AIP submarines have narrowed the gap, however. While old diesel submarines needed to surface in a matter of hours or a few days at best to recharge batteries, new AIP powered vessels only need to surface every two to four weeks depending on type. (Some sources make the unconfirmed claim that the German Type 214 can even last more than 2 months.) Of course, surfaced submarines, or even those employing a snorkel, are comparatively easy to detect and attack.
Nuclear submarines still have a clear advantage in endurance over AIP boats, particularly on the long-distance patrols. However, for countries like Japan, Germany and China that mostly operate close to friendly shores, extreme endurance may be a lower priority.
Speed remains an undisputed strength of nuclear-powered submarines. U.S. attack submarine may be able to sustain speeds of more than 35 miles per hour while submerged. By comparison, the German Type 214’s maximum submerged speed of 23 miles per hour is typical of AIP submarines.
Obviously, high maximum speed grants advantages in both strategic mobility and tactical agility. However, it should be kept in mind that even nuclear submarines rarely operate at maximum speed because of the additional noise produced.
On the other hand, an AIP submarine is likely to move at especially slow speeds when cruising sustainably using AIP compared to diesel or nuclear submarines. For example, a Gotland class submarine is reduced to just 6 miles per hour if it wishes to remain submerged at maximum endurance—which is simply too slow for long distance transits or traveling with surface ships. Current AIP technology doesn’t produce enough power for higher speeds, and thus most AIP submarines also come with noisy diesel engines as backup.
Who would have guessed nuclear reactors are incredibly expensive? The contemporary U.S. Virginia class attack submarine costs $2.6 billion dollars, and the earlier Los Angeles class before it around $2 billion in inflation-adjusted dollars. Mid-life nuclear refueling costs add millions more.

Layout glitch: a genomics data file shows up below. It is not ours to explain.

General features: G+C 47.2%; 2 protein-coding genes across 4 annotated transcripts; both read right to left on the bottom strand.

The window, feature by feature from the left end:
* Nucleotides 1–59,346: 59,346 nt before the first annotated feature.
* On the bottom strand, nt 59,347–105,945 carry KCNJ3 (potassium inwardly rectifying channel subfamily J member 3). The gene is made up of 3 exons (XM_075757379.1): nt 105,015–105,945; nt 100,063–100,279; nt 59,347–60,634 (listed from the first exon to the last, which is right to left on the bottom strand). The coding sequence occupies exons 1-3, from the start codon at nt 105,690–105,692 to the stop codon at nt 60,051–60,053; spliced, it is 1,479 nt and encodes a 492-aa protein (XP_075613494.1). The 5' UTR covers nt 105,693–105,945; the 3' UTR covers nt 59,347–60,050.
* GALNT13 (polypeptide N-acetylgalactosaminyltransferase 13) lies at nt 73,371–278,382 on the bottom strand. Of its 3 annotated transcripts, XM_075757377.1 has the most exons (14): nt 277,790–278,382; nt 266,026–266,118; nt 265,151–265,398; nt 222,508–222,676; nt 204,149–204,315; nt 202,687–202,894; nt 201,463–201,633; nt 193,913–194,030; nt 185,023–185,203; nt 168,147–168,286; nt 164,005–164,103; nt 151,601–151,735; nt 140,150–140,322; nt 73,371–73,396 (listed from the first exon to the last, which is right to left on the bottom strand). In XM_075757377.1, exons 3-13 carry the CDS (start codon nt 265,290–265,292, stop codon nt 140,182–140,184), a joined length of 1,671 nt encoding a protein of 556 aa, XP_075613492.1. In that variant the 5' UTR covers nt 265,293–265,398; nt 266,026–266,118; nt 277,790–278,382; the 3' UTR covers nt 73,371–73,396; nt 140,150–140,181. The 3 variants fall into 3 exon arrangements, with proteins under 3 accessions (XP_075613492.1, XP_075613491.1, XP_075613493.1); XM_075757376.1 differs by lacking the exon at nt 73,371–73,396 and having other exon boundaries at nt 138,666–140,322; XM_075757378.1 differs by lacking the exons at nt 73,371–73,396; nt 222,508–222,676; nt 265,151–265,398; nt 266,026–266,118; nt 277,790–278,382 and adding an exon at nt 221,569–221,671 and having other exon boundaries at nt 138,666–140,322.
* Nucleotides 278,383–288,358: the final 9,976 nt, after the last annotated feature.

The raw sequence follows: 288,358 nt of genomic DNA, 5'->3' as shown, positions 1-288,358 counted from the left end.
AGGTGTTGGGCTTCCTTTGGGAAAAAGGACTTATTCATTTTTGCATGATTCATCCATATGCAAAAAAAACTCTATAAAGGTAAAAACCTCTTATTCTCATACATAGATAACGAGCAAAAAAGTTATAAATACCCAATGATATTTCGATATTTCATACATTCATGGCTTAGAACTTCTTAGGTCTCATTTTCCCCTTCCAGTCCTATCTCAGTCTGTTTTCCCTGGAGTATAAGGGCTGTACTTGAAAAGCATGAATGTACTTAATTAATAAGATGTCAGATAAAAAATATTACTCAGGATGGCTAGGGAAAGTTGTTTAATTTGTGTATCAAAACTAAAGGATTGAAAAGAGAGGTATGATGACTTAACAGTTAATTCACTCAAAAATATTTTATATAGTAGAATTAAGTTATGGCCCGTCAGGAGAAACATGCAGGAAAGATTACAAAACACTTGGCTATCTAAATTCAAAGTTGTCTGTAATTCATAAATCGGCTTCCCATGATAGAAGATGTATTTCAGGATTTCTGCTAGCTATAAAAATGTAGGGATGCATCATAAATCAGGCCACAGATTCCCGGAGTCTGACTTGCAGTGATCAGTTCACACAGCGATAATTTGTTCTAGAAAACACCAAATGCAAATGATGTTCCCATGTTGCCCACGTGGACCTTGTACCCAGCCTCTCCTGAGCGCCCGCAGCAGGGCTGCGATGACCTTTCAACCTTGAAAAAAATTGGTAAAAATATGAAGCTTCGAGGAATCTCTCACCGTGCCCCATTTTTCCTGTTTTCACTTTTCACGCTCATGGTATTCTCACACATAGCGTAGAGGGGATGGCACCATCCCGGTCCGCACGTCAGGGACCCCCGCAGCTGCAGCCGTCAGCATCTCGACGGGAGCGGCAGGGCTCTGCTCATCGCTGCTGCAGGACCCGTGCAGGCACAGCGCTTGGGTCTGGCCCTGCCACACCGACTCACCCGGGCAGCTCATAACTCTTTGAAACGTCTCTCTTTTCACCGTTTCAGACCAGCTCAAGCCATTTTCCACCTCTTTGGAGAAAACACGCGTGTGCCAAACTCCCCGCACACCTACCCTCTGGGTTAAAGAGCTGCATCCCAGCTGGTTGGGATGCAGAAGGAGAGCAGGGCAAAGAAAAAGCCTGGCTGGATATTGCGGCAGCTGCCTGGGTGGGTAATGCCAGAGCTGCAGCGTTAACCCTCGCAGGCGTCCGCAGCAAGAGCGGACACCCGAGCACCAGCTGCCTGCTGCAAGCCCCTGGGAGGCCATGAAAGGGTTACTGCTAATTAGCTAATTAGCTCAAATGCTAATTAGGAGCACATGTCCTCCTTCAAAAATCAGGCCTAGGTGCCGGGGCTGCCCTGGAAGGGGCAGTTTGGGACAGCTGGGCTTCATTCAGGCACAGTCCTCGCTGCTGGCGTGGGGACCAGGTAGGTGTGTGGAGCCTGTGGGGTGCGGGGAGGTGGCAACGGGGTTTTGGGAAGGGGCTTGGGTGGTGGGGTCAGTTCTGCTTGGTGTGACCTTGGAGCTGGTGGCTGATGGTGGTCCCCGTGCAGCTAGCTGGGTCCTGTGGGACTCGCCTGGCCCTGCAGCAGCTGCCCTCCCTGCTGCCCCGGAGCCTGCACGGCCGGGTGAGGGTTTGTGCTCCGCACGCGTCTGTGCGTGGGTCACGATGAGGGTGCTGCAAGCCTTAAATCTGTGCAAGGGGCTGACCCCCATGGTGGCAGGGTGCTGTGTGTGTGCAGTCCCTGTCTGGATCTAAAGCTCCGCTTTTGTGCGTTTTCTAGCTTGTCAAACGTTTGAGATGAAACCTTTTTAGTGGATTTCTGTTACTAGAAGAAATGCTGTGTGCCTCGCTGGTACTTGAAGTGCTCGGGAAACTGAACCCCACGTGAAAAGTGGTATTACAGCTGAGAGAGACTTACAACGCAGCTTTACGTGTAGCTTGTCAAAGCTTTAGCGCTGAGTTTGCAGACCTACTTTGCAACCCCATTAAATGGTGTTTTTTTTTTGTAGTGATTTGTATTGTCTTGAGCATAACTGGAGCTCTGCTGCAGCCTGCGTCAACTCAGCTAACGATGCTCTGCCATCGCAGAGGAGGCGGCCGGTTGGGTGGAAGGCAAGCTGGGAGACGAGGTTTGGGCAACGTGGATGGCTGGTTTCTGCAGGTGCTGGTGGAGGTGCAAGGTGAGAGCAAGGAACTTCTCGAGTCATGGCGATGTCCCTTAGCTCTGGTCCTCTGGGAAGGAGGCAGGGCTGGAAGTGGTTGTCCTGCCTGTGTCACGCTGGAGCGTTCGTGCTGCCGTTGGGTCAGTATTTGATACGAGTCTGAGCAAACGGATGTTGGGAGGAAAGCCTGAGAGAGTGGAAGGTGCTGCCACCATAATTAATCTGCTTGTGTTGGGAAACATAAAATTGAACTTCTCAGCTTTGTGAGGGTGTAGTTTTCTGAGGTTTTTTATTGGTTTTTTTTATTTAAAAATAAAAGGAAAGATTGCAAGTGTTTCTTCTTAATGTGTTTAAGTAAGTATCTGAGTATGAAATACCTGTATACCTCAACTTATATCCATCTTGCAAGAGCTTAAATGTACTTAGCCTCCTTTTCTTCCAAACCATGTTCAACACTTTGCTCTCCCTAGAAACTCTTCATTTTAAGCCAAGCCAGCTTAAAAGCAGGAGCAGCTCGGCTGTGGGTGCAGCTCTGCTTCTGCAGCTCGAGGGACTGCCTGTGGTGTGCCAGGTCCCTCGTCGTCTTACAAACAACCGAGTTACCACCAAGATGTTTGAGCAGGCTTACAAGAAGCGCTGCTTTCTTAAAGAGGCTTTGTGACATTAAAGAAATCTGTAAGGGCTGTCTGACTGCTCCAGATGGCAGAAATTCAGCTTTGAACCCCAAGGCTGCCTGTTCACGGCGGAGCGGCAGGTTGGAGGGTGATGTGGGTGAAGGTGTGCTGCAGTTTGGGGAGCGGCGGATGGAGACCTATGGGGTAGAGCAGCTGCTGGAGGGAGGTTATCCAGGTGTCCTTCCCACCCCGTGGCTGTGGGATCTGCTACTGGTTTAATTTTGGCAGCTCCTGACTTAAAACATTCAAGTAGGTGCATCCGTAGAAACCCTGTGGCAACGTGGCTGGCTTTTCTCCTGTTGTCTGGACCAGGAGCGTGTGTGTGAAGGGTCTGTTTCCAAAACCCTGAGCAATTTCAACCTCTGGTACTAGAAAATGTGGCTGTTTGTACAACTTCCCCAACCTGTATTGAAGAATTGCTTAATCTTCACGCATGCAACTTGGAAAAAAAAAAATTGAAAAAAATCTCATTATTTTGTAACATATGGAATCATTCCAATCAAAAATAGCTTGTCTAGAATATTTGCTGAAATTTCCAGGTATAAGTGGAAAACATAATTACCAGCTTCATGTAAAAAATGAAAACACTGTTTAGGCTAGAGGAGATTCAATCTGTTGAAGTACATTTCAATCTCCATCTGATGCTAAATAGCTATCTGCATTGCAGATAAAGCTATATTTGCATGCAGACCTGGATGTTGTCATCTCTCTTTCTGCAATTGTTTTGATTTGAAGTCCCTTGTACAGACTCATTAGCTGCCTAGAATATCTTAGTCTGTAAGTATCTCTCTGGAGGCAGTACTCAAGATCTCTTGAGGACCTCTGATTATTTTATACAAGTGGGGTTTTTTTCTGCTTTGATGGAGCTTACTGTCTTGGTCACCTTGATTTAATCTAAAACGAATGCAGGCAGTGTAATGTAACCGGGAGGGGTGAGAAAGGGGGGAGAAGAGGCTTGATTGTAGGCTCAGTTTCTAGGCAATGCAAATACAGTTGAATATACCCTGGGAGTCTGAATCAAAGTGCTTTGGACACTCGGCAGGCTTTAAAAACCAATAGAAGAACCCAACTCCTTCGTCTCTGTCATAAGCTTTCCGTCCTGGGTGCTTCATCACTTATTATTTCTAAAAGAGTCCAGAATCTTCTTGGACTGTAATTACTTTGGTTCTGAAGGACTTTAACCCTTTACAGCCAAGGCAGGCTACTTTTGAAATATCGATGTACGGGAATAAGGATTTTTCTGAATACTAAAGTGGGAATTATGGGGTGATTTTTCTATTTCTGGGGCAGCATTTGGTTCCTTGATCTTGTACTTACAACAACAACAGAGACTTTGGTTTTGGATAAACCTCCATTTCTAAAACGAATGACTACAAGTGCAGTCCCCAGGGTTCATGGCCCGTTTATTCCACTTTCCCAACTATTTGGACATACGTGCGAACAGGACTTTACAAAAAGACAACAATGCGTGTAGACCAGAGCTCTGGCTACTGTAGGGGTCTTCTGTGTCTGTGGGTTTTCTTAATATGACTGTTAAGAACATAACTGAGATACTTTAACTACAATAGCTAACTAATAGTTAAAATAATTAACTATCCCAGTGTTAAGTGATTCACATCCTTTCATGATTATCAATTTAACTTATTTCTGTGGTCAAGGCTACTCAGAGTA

By comparison, AIP powered submarines have generally cost between $200 and $600 million, meaning a country could easily buy three or four medium-sized AIP submarines instead of one nuclear attack submarine. Bear in mind, however, that the AIP submarines are mostly small or medium sized vessels with crews of around 30 and 60 respectively, while nuclear submarines are often larger with crews of 100 or more. They may also have heavier armament, such as Vertical Launch Systems, when compared to most AIP powered vessels.
Nevertheless, a torpedo or missile from a small submarine can hit just as hard as one fired from a large one, and having three times the number of submarine operating in a given stretch of ocean could increase the likelihood chancing upon an important target, and make it easier to overwhelm anti-submarine defenses.
While AIP vessels may not be able to do everything a nuclear submarine can, having a larger fleet of submarines would be very useful in hunting opposing ships and submarines for control of the seas. Nor would it be impossible to deploy larger AIP powered submarines; China has already deployed one, and France is marketing a cheaper AIP-powered version of the Barracuda-class nuclear attack submarine.
It is no surprise that navies that operate largely around coastal waters are turning to cheap AIP submarines, as their disadvantage are not as relevant when friendly ports are close at hand. The trade off in range and endurance is more problematic for the U.S. Navy, which operates across the breadth of the Atlantic, Pacific and Indian Oceans. This may explain why the U.S. Navy has shown little inclination to return to non-nuclear submarines. However, AIP submarines operating from forward bases would represent a very cost-effective and stealthy means to expand the Navy’s sea-control mission.
Sébastien Roblin holds a Master’s Degree in Conflict Resolution from Georgetown University and served as a university instructor for the Peace Corps in China. He has also worked in education, editing, and refugee resettlement in France and the United States. He currently writes on security and military history for War Is Boring.